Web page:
Brantley Gilbert, the country singer, songwriter and recording artist who composed two Jason Aldean hits, “My Kinda Party” and “Dirt Road Anthem,” didn’t believe it when his booking agent told him he’d be touring with three tour buses, three semi-trailer trucks and three supporting acts.
“I was like, ‘What’s the
deal?’ ” the traveling Gilbert said from Fayetteville, Ark., two weeks into his Hell on Wheels tour.
But the tour’s approach isn’t so different from the step-by-step approach Gilbert has applied to his career since he was teenager. He’s still moving into new markets, just doing so bigger than usual.
“So we got shows with 2,600 people and some shows with 6- or 7,000 people, sold out,” Gilbert said. “And these smaller towns and cities we’re going to, we’ll be able to go back in a few months. So there’s a method to the madness.”
In concert, Gilbert sings his own No. 1 recordings, “You Don’t Know Her Like I Do” and “Country Must Be Country Wide,” as well as the Aldean hits that he’d originally written for himself.
“The people who I’d written ‘My Kinda Party’ and ‘Dirt Road Anthem’ for, they can still hear me sing those songs on stage and on my record,” Gilbert said. “So it’s not like I gave my song away or sold it. But Jason, he did his thing with them and that’s definitely an honor.”
The Hell On Wheels tour is the first headlining tour of Gilbert’s career. Everything about it is bigger than a club tour or being an opening act, for instance, for Toby Keith or Eric Church.
“We’ve got a whole new lighting rig and stage set,” he said. “I’m still trying to figure out how to work my way around the stage without tripping over anything. But it’s really cool and the light show is great.”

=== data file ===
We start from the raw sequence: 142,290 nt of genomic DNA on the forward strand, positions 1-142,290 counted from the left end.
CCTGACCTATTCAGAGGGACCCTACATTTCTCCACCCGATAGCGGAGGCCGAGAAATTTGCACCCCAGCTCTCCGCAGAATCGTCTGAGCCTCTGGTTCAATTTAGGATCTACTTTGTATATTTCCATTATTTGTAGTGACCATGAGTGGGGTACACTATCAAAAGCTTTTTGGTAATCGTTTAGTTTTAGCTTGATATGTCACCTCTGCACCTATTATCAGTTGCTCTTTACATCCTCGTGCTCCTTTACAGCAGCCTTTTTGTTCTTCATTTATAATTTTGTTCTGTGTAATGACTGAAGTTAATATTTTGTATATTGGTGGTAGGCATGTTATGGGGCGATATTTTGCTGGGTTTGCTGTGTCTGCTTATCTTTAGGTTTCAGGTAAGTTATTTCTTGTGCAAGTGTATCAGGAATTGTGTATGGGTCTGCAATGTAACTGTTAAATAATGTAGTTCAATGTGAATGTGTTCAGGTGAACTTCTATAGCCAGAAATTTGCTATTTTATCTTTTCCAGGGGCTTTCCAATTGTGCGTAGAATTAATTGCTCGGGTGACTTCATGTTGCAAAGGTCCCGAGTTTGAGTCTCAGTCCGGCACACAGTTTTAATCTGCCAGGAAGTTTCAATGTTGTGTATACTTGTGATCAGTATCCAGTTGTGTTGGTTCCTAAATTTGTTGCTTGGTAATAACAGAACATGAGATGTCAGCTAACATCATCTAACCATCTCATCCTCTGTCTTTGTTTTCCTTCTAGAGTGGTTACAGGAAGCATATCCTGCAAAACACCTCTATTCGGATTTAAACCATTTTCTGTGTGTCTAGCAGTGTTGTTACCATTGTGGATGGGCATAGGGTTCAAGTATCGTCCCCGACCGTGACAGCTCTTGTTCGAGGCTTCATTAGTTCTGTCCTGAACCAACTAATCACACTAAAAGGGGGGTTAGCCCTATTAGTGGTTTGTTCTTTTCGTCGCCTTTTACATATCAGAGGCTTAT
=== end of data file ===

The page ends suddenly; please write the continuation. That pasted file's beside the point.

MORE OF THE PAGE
Like his friend and co-writer for “Dirt Road Anthem,” Colt Ford, Gilbert is a Georgia native. Ford is from Athens, home of the University of Georgia. Gilbert is from a nearby small city, Jefferson.
When Gilbert performed for a sold-out show at the Georgia Theatre in Athens at 19, he thought he couldn’t ever top it.
“Everybody, the B-52s, R.E.M., Widespread Panic, anybody who was anybody, played that venue,” he said. “I thought that was as big as it was getting. I’d made it. I could make a living playing music in Georgia, in the Southeast. I didn’t want a label or nothing like that.”
But Gilbert, having worked himself up from a praise-and-worship band and solo acoustic gigs shared with another Georgia musician, Corey Smith, soon saw more potential for his talent.
“As it grew, I realized that I needed a manager, booking agent, a record label, all those things,” he said.
All of which came to pass, in a big way. Gilbert’s label, Big Machine Records, is also home to Taylor Swift, the Band Perry, Tim McGraw and more established and rising stars.
And now Gilbert is on the biggest tour of his life.
“The other day I was talking with my drummer about it,” he said. “Every day we’re finding ourselves making new goals and new dreams, because these things we’ve worked on for so long are coming true.
“It’s crazy, but we’re rolling with the punches and enjoying every minute of it, man. It’s been one heck of a blessing.”
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